May 292013
 

Have you ever thought why fruits and veggies have a wide variety of colors, or how those colors come to pass? If you have this may answer several of the questions you have about fruit colors.

Red fruit and veggies are colored by natural plant pigments called “lycopene” or “anthocyanins.” Lycopene in tomatoes, watermelon and pink grapefruit is considered to reduce likelihood of various forms of cancer, especially prostate cancer. Lycopene in foods containing cooked tomatoes, including spaghetti sauce, plus a little fat are ingested much better than lycopene from raw tomatoes.

Anthocyanins in strawberries, raspberries, red grapes and also other vegetables and fruit act as powerful antioxidants that guard cells from damage. Antioxidants are also inked with keeping our hearts healthy.

Orange/yellow veggies and fruit usually are colored by natural plant pigments called “carotenoids.” Beta-carotene in sweet potatoes, pumpkins and carrots is converted to vitamin A, which helps keep healthy mucous membranes and healthy eyes. Scientists also have noted that carotenoid-rich foods may also help minimize chance of cancer, heart disease and could also strengthen immune system functions.

One recent study confirmed that people who had a diet full of carotenoid-rich veggies were 43 percent less likely to develop age-related macular degeneration, an vision ailment common among the elderly.

Carotenoids may also be good for your heart. Another study found that men with elevated cholesterol who ate plenty of veggies high in carotenoids had a 36 percent lower possibility of heart attack and death than their counterparts who shunned vegetables.


Citrus fruits such as oranges are not a beneficial source of vitamin A. Yet are an outstanding source of vitamin C and folate, a B vitamin which helps reduce threat of birth defects.

Green veggies and fruit receive their color from a natural plant pigment named “chlorophyll.” Some members of the green group, including spinach and other dark leafy greens, green peppers, peas, cucumber and celery, contain lutein. Lutein blends with another chemical, zeaxanthin, found in corn, red peppers, oranges, grapes and egg yolks which keeps eyes healthy. Together, these chemicals may help decrease risk of cataracts and age-related macular degeneration.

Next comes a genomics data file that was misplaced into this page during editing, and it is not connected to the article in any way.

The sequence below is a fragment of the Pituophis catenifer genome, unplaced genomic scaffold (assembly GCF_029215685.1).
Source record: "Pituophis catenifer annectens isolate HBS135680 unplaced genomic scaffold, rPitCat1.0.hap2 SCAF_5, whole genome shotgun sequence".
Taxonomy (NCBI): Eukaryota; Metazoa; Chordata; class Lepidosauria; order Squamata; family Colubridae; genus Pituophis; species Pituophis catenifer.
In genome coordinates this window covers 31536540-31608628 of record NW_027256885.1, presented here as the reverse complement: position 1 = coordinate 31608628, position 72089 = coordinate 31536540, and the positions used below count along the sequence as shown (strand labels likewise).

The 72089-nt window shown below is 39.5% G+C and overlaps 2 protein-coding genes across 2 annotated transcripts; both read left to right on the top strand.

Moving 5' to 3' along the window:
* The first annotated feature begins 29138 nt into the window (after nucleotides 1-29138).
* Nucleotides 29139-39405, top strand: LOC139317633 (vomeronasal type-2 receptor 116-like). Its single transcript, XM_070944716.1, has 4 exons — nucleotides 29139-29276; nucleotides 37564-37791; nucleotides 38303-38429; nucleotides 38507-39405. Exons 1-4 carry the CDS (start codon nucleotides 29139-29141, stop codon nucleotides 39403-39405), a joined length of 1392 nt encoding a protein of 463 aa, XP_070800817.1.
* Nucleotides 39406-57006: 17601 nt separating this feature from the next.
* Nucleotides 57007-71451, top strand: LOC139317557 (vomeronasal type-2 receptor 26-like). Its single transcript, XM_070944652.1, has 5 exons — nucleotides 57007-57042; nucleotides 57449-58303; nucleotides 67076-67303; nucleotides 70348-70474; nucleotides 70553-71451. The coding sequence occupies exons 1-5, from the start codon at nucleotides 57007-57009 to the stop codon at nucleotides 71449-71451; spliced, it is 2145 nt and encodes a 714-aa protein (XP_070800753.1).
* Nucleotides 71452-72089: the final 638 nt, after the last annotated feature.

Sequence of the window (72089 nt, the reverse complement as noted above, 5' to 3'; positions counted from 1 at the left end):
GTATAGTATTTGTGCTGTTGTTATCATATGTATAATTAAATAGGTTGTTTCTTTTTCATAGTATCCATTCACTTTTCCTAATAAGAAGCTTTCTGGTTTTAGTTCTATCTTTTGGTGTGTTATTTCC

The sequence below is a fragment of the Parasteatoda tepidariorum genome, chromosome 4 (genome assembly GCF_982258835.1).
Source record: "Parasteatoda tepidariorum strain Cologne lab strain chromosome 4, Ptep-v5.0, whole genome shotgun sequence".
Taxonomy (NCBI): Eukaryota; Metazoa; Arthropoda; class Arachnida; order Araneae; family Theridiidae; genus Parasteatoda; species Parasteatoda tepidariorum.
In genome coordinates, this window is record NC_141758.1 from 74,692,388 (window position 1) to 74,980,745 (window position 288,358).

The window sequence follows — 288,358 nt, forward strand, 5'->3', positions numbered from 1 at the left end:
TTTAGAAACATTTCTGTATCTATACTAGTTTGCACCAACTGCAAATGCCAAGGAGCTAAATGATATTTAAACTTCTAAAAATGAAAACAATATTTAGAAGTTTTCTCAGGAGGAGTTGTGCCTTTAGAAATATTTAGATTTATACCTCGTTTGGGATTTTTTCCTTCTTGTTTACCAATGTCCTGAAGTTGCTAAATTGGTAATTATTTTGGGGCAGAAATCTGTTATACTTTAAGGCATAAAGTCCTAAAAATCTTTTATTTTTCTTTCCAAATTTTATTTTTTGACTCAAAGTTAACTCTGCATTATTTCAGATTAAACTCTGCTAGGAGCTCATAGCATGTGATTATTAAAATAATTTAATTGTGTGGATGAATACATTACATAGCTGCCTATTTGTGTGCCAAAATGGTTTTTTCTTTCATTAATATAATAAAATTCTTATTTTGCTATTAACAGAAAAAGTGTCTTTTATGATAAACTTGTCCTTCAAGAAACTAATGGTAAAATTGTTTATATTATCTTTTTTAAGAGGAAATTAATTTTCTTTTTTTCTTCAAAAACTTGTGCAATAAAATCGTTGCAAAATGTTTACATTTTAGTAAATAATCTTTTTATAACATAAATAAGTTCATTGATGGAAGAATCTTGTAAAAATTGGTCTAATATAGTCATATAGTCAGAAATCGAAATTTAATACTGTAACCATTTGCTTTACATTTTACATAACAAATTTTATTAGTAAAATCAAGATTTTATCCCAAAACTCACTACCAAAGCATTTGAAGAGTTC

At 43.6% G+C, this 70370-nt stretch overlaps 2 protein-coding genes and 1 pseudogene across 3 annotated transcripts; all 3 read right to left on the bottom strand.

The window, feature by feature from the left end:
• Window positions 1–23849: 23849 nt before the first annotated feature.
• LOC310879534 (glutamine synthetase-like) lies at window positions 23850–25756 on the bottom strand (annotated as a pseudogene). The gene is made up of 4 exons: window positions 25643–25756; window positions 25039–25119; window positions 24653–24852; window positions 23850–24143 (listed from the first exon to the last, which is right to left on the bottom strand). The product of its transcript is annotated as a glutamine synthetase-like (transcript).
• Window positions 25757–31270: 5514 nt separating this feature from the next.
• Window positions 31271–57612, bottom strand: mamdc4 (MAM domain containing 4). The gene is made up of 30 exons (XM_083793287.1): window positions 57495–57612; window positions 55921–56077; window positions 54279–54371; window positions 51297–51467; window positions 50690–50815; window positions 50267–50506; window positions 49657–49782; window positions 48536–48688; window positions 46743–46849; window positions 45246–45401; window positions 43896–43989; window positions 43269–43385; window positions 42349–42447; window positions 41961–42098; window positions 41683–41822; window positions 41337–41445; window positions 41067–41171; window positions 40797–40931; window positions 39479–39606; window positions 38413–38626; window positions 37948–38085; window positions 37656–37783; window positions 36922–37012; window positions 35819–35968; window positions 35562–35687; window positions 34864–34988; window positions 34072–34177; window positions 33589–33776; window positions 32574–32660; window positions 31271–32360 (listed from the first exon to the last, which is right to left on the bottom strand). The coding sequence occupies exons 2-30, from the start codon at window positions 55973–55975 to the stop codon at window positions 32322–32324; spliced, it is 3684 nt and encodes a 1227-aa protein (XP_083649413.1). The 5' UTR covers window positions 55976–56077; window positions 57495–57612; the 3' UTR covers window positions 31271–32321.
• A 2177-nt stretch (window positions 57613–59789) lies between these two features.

The “indoles” (an organic aromatic ingredient) in broccoli, cauliflower, cabbage and also other cruciferous veggies can help guard against some types of cancer. Leafy greens such as spinach and broccoli are outstanding sources of folate, a B vitamin that helps reduce chance of birth defects.

Blue/purple fruits and vegetables
are colored by natural plant pigments called “anthocyanins.” Anthocyanins in blueberries, grapes and raisins are powerful antioxidants that guard cells from damage. They could also help minimize danger of cancer, stroke and heart disease. Other studies show that eating blueberries is related with increased memory function and healthy aging.
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White vegetables and fruit are colored by pigments called “anthoxanthins.” They’re believed to incorporate health-promoting chemical substances like allicin, which will help lower cholesterol and blood pressure and might help reduce chance of stomach cancer and heart disease. Some members of the white group, like bananas and potatoes, are very good sources of the mineral potassium.

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